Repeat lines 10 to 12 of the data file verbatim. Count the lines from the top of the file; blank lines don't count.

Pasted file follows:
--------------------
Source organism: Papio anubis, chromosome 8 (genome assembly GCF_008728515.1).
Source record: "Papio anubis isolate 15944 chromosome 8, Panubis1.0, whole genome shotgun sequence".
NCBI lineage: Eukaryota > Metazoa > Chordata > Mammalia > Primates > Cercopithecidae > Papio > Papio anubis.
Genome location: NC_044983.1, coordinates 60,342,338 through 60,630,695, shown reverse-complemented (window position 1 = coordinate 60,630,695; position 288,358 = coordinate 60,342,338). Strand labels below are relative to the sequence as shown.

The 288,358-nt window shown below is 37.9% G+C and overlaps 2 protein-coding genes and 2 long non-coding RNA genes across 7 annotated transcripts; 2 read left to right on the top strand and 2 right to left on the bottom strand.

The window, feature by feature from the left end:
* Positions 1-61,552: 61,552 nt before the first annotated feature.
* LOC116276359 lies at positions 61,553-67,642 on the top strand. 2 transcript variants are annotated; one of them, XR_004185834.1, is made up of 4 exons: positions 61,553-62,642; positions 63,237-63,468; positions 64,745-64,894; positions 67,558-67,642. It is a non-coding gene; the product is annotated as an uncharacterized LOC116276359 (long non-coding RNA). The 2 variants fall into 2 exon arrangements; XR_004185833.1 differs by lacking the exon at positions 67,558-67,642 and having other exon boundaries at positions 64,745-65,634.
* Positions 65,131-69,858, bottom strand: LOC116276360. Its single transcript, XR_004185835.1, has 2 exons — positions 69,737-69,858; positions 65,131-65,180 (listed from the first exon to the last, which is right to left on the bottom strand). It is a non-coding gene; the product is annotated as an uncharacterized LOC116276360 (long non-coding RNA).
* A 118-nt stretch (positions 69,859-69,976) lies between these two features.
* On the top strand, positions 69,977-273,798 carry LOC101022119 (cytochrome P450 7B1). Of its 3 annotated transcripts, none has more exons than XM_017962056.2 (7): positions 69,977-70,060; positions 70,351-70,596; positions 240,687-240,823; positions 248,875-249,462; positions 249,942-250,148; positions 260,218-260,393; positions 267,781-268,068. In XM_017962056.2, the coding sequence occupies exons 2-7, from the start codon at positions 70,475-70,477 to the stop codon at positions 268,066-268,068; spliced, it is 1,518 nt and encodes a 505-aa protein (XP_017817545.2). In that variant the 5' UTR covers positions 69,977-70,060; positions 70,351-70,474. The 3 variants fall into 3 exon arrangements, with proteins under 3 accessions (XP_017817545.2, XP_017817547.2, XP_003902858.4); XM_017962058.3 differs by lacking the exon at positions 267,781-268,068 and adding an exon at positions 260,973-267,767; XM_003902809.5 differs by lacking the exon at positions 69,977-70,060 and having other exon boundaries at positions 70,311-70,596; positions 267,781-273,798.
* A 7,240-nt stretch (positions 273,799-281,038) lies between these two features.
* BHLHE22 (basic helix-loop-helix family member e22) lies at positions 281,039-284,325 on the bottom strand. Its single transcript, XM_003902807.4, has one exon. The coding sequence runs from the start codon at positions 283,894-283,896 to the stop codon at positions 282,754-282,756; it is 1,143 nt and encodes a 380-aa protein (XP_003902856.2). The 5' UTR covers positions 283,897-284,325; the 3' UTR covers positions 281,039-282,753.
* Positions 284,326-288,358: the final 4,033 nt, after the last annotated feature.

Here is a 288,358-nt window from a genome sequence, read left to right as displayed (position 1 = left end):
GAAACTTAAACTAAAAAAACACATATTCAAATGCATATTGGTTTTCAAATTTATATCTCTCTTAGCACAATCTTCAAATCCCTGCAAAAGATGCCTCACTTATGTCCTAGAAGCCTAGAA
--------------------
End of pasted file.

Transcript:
* A 118-nt stretch (positions 69,859-69,976) lies between these two features.
* On the top strand, positions 69,977-273,798 carry LOC101022119 (cytochrome P450 7B1). Of its 3 annotated transcripts, none has more exons than XM_017962056.2 (7): positions 69,977-70,060; positions 70,351-70,596; positions 240,687-240,823; positions 248,875-249,462; positions 249,942-250,148; positions 260,218-260,393; positions 267,781-268,068. In XM_017962056.2, the coding sequence occupies exons 2-7, from the start codon at positions 70,475-70,477 to the stop codon at positions 268,066-268,068; spliced, it is 1,518 nt and encodes a 505-aa protein (XP_017817545.2). In that variant the 5' UTR covers positions 69,977-70,060; positions 70,351-70,474. The 3 variants fall into 3 exon arrangements, with proteins under 3 accessions (XP_017817545.2, XP_017817547.2, XP_003902858.4); XM_017962058.3 differs by lacking the exon at positions 267,781-268,068 and adding an exon at positions 260,973-267,767; XM_003902809.5 differs by lacking the exon at positions 69,977-70,060 and having other exon boundaries at positions 70,311-70,596; positions 267,781-273,798.
* A 7,240-nt stretch (positions 273,799-281,038) lies between these two features.